Self-employed Statistical Analyst Hits $175k Pick 6

Profile Picture: Ed DeRosa

Ed DeRosa

November 26th, 2013

When someone asks Ron Cooper what he does for a living, the former social worker and auditor says he’s “a self-employed statistical analyst.”

When that response is met with a blank stare he simply says, “I’m a gambler.”

Cooper, 66, gave himself a raise on Sunday when he hit the Hollywood Park Pick 6 for $169,375 plus eight consolations worth $779.40 each for a pre-tax payout of $175,610.20 on a $210 play.

“I always get a nice, warm fuzzy feeling after a large hit,” Cooper said from his Williamsburg, Kentucky, home. “My biggest one was for about $800,000 in 2004, and I’ve had a couple around $500,000, but I’ve lost count of all the six-figure scores. I guess that’s a good problem to have or I’m getting old.”

Cooper uses the Plus V data files from (as a TSC Elite member, Cooper gets 20% off purchases) in a software he helped develop that not only selects contenders but also how to play them in multi-race wagers. It’s a system that makes Steve Crist’s ABC system seem like child’s play, as Cooper’s winning Pick 6 play was 29 different tickets for just 105 combinations.

“The method that I use is totally different than what most anybody you’d run into does,” Cooper said. “By the time I’m finished handicapping it’s all numbers to me. Back when I used to go to the OTB people—knowing I’m a professional gambler—would come up to me and ask me about such-and-such horse, and I wouldn’t have any answers for them. I only know them by numbers when I bet them.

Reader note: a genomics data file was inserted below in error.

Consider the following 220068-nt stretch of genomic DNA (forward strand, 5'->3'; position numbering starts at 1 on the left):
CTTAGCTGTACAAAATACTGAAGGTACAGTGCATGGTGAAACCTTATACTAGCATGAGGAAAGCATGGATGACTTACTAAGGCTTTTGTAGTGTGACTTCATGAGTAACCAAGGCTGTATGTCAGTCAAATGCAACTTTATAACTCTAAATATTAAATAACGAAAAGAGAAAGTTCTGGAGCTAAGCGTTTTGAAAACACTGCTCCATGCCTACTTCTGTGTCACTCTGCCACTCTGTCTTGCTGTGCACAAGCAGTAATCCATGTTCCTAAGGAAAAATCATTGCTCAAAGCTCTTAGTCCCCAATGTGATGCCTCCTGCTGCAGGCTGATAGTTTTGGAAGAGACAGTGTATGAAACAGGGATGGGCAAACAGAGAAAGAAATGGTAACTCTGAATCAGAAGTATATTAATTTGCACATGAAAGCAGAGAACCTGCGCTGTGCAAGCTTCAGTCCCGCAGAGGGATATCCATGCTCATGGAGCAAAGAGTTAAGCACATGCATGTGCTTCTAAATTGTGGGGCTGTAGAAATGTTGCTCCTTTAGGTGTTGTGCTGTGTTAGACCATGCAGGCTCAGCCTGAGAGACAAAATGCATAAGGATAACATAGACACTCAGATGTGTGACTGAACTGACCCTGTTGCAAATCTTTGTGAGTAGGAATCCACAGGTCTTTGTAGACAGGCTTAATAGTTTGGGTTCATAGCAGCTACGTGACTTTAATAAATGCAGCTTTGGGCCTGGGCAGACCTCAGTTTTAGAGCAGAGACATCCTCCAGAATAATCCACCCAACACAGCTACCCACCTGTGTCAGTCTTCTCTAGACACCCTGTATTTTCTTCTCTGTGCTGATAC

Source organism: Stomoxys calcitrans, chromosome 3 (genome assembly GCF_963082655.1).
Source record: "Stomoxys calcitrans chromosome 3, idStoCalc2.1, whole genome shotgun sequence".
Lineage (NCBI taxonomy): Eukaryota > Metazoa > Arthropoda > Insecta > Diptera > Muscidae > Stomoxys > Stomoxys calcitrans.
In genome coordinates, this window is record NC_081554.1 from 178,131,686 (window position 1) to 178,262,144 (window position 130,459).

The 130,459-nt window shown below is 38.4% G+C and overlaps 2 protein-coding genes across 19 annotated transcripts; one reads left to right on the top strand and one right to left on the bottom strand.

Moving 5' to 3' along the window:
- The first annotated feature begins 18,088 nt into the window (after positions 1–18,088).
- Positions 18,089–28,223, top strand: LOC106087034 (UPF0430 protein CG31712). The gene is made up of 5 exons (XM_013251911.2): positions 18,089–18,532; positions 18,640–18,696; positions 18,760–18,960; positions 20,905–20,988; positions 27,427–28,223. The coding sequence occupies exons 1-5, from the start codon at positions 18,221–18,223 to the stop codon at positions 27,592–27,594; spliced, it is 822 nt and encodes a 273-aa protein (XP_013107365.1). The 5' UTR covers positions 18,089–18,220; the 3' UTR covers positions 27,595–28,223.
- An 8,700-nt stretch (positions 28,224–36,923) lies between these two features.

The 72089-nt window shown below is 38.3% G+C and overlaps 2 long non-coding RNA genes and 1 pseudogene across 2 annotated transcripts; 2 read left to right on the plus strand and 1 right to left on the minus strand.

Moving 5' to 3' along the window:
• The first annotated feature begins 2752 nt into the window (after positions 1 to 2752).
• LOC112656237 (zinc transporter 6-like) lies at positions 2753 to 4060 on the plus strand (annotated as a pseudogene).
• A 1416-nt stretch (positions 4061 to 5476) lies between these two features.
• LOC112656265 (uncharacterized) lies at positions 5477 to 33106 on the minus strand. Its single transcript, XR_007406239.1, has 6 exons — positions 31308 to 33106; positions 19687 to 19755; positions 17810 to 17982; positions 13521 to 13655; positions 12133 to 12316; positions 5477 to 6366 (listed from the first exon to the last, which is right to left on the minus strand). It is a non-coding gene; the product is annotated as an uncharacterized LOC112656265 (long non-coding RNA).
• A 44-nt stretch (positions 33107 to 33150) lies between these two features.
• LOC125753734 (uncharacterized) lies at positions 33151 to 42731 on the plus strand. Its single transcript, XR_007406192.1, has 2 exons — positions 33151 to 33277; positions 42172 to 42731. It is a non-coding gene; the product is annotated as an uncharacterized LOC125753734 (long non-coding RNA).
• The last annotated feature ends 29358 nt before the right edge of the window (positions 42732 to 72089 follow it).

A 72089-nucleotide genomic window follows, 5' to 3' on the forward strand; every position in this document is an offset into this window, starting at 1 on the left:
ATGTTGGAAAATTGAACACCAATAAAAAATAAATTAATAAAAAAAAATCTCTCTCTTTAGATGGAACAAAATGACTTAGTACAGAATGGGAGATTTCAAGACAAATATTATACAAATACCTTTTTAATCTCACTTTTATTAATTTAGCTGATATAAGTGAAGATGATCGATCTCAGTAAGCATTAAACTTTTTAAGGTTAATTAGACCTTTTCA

Cooper does not go to off-track betting any longer because Kentucky OTB closed its Corbin location just south of Williamsburg, but Cooper is happy to have discovered the online convenience of, though, because instead of having to call out those 29 different Pick 6 tickets to a teller he can now upload them and play them all at once without fear of missing anything or losing a ticket.

“I don’t look at past performances or pay attention to the pundits,” he continued. “I trust my data, software, and formulas. My program uses a multiple-ticket approach. It might spit out say six horses in one race, but it doesn’t like all six horses equally, but if you use all six horses on every ticket then you’re using the sixth-ranked horse as much as your top choice, and I don’t like doing that.”

Cooper got his start in gambling on poker and moved on to counting cards at blackjack. After being kicked out of several Las Vegas casinos, Cooper said he realized he needed to shift his focus to beating other players rather than the house, and that’s when he discovered horse racing.

“Racing fascinated me right off the bat because I saw it as a game where you didn’t necessarily have a disadvantage like you do in roulette,” said Cooper who put his business degree to work researching racing statistics.

Cooper said he still gets the casino bug every now and then and makes the about-three-hour journey to one of the casinos north of the Ohio River for entertainment purposes, but betting on racing is his only source of income, and he does it nearly every day chasing multi-race carryovers coast to coast.